Alexander Nazaryan, a journalist and former teacher, has written a sharp, intelligent, and kind review of my book for the Times Arts section, for which I am extremely grateful:
Ms. Goldstein’s book is meticulously fair and disarmingly balanced, serving up historical commentary instead of a searing philippic. A hate-read is nigh impossible. (Trust me, I tried.) … The book skips nimbly from history to on-the-ground reporting to policy prescription, never falling on its face. If I were still teaching, I’d leave my tattered copy by the sputtering Xerox machine. I’d also recommend it to the average citizen who wants to know why Robert can’t read, and Allison can’t add.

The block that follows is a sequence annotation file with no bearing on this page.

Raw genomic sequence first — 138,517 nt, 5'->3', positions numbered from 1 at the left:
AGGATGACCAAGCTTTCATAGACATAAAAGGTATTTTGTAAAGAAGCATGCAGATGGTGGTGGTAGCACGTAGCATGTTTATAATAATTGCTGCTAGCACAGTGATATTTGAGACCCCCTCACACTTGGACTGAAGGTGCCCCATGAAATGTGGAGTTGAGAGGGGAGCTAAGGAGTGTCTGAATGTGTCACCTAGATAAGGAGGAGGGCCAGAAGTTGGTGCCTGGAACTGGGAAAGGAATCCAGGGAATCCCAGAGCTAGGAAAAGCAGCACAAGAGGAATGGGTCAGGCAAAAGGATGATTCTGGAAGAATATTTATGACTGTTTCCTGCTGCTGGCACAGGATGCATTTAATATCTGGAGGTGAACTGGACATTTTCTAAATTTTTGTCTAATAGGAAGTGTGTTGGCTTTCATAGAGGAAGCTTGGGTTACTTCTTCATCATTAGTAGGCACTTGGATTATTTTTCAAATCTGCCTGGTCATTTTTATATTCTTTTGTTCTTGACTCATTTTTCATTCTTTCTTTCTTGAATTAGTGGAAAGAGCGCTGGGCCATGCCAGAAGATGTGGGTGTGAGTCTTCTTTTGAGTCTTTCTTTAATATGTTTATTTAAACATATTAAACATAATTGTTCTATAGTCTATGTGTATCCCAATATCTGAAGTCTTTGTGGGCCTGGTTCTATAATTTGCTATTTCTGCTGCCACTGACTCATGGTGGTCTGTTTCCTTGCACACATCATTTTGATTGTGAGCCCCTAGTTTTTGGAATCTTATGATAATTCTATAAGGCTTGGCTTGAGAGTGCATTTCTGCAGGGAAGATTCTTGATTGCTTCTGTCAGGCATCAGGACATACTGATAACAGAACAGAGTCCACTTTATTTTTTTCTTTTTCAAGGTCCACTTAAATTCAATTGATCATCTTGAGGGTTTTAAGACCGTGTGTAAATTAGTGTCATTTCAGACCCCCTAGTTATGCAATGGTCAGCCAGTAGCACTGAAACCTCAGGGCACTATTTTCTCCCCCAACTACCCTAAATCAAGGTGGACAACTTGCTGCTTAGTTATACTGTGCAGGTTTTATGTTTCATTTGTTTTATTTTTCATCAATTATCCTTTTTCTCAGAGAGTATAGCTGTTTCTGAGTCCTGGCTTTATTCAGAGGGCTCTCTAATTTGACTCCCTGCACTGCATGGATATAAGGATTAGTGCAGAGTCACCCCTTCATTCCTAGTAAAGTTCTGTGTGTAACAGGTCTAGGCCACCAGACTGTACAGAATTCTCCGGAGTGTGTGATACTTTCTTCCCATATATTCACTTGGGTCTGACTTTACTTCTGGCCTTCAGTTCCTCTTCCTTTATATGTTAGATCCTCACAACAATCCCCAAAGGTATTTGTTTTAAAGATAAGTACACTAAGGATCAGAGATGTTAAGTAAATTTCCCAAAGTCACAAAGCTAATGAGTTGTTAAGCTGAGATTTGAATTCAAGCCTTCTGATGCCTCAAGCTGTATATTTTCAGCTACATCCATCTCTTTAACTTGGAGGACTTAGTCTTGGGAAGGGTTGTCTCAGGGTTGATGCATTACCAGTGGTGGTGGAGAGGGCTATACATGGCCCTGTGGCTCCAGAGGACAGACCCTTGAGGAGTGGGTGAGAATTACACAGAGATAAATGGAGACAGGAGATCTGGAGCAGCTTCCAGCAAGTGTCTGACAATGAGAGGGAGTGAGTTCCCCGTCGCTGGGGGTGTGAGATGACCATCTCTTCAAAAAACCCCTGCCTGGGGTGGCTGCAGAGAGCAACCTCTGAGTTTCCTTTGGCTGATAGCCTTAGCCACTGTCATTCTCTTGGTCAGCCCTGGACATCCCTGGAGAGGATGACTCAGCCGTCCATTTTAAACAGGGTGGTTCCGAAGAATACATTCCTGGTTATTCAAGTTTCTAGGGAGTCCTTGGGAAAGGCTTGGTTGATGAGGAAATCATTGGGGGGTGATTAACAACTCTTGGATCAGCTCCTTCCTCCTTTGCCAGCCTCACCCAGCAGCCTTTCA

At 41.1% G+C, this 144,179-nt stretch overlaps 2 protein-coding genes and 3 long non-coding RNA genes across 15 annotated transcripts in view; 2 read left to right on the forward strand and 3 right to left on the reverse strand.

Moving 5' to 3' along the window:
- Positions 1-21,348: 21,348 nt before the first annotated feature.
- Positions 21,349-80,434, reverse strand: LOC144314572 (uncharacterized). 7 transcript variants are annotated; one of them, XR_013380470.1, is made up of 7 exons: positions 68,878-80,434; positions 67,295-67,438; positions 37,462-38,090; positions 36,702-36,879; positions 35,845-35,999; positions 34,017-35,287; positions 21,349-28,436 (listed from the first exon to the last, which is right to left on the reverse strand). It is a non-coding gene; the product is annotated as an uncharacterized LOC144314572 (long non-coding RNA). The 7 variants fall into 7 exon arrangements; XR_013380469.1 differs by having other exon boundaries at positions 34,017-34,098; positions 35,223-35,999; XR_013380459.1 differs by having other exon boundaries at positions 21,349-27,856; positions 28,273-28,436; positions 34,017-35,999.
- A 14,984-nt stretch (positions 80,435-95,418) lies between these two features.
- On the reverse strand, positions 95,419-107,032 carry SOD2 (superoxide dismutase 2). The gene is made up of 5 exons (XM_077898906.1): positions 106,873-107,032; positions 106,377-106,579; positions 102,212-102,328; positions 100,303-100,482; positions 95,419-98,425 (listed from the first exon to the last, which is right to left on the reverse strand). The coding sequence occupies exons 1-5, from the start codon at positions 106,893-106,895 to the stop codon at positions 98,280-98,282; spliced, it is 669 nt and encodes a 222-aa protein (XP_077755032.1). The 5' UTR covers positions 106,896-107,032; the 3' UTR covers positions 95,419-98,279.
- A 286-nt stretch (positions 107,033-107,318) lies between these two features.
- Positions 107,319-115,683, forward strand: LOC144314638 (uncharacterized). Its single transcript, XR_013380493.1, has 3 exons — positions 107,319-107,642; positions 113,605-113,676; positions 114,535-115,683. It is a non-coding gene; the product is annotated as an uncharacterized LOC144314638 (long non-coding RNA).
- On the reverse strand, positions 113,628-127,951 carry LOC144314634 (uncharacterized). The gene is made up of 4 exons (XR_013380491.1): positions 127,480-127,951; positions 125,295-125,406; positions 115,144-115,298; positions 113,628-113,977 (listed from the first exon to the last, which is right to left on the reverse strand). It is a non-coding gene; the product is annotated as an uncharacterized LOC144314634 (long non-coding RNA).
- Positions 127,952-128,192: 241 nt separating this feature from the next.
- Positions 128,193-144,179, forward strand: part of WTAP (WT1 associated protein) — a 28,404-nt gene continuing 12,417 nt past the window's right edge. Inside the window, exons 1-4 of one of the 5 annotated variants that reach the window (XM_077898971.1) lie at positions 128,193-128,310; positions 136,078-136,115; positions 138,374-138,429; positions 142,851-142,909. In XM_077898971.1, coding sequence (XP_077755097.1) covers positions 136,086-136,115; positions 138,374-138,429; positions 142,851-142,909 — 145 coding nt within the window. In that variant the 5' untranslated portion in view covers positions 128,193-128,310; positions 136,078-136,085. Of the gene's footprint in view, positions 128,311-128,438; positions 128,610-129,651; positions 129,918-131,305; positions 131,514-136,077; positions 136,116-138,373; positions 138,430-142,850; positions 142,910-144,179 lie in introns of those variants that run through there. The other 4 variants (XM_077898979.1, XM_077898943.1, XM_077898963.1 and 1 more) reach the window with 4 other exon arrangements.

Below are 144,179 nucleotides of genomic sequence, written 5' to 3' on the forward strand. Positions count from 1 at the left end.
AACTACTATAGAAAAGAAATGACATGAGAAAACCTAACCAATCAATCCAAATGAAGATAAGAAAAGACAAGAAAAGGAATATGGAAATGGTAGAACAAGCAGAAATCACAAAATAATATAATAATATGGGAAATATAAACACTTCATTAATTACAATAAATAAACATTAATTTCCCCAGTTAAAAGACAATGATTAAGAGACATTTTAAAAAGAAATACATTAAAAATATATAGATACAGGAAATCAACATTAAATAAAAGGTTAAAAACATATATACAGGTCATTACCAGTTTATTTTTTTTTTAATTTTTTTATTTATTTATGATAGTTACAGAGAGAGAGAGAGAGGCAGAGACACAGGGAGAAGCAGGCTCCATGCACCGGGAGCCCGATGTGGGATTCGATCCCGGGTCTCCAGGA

One of the adventures of writing a work of history was knowing that because the past is so rich and complex, people from across the political spectrum would find, within the book, evidence to bolster their own conclusions. Nazaryan focused in his essay on the shortcomings of teachers unions, which I do cover honestly in the book. Ultimately, however, I think my take on the unions is far more sympathetic than Nazaryan suggests. (It is especially important to realize that the unions were supporters, not opponents, of school desegregation.) I hope you will buy the book and draw your own conclusions!